The old caves will soon host a producing unit for local Metoxi wines (photo Carlos Arruda)
At the upper stage, the tiny rooms once used by the monks where restored and furnished to work as accommodations, and some of them were grouped to form rooms (less) smaller than the standard. A simple kitchen, a living room and the traditional Macedonian Greek balcony, very well adapted to the hot weather and also to this privileged Mediterranean sight. For a while we can imagine the quiet and simple life of this monastic people, and we ask ourselves about the modern paraphernalia we have today.
A lot of work, a lot of investments, and so much respect to nature and religion mark this unique initiative, softly building a commercial wine production inside this difficult and special territory. Respecting the religious precepts, the working staff at the vineyards adopt also the vegetarian food, so delicious here with Mediterranean vegetables, olives and olive oil locally produced.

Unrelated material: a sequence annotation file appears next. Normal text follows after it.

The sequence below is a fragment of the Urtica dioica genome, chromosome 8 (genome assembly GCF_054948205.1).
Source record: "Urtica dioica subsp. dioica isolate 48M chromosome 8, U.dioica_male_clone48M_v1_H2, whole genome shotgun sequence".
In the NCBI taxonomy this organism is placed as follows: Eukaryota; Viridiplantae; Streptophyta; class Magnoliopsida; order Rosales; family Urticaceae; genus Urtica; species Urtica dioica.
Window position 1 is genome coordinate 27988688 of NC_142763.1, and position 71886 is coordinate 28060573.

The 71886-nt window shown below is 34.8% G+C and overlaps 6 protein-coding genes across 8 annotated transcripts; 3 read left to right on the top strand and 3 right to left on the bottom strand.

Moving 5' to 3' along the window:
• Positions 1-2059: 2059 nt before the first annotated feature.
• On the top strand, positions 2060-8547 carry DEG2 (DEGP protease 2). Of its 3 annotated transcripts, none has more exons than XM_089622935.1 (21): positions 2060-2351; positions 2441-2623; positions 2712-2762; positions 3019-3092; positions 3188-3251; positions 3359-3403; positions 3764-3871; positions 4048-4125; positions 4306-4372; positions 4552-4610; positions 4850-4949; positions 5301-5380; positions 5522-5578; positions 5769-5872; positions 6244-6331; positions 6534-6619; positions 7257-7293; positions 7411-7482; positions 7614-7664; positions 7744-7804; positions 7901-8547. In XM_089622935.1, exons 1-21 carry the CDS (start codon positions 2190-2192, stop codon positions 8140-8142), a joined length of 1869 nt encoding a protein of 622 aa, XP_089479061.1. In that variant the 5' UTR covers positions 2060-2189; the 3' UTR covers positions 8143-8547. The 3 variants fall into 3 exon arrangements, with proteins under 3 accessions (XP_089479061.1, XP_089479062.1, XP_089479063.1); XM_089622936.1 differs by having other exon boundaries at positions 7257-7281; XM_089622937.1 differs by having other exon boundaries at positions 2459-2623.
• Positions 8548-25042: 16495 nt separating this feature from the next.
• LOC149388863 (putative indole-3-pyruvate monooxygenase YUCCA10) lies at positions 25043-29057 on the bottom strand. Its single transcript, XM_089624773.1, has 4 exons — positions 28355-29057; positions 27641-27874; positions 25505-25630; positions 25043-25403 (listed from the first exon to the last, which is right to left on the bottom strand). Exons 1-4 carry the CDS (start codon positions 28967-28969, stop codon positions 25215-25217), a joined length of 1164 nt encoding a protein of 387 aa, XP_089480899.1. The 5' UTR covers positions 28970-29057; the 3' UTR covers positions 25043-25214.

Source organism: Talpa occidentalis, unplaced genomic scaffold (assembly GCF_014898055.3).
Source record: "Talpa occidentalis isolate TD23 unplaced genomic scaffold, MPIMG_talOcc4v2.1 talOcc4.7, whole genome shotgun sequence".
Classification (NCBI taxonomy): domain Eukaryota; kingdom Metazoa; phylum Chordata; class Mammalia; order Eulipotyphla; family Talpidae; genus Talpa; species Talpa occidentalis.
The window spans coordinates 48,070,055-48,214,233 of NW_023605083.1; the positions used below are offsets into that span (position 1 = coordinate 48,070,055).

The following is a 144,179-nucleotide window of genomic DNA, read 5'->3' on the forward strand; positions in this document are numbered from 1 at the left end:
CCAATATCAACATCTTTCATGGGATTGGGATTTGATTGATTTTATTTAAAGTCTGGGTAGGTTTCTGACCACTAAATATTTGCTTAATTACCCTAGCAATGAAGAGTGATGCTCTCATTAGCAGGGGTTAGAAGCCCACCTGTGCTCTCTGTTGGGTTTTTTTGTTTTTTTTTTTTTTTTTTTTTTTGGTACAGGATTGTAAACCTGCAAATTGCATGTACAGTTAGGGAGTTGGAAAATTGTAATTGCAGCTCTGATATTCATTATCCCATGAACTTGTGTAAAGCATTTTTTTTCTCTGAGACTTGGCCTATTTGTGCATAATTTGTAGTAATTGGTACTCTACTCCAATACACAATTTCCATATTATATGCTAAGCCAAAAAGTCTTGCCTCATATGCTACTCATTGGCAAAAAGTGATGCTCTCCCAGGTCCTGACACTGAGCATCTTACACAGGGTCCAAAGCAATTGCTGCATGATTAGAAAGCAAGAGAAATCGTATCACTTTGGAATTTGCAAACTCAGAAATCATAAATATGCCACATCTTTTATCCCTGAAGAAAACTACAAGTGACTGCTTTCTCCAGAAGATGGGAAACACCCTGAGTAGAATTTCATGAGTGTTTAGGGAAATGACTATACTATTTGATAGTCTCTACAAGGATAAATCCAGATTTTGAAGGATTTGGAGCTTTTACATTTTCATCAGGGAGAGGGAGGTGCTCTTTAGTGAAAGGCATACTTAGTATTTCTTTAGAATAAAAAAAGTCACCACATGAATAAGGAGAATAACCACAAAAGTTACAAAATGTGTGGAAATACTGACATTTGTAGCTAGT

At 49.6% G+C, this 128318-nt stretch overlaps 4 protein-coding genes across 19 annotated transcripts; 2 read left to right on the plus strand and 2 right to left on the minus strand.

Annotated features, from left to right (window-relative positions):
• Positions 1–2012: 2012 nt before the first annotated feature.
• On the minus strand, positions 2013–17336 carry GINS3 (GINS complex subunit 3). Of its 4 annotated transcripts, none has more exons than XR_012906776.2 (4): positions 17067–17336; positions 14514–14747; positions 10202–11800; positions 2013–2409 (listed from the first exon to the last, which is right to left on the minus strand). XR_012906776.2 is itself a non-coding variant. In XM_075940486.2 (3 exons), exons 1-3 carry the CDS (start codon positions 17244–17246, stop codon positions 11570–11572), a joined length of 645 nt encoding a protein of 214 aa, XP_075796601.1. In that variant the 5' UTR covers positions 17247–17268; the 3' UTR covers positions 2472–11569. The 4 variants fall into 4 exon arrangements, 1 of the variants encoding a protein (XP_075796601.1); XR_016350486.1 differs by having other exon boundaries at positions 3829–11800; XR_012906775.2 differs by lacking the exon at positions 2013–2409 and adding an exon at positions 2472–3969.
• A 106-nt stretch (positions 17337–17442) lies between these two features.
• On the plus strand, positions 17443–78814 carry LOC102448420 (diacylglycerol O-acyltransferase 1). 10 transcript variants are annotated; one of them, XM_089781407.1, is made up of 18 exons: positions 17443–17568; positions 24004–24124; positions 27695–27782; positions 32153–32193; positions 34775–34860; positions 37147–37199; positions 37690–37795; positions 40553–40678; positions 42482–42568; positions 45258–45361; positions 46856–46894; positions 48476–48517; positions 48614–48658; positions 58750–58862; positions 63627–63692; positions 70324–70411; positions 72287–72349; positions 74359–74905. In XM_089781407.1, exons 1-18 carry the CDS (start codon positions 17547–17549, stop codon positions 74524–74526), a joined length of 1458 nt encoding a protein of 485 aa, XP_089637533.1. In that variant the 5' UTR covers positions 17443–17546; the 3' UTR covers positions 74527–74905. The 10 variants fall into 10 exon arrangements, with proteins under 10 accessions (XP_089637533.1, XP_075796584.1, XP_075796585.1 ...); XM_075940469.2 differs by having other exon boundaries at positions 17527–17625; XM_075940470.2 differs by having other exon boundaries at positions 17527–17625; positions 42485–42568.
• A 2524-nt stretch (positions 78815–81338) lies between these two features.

THE TERROIR AND THE WINES
This terroir produces high quality wines, one white and three reds, all organic, very qualitative and - above all - very representative of the Greek viniculture, bringing this historic style from varieties as the powerful Limnio and Xinomavro and the deliciously fresh Assyrtiko in slightly modern assemblages with French grapes, more suited for foreign consumers.
The weather conditions here are near perfect, with bright summer sunshine (more than 2,000 hrs / year), few rainfalls (151 mm / year) and fresh coastal maritime breezes. This combination provides the perfect conditions for slow and profound grape maturation, with the fresh nights contributing to an excellent development of elegance and aromas.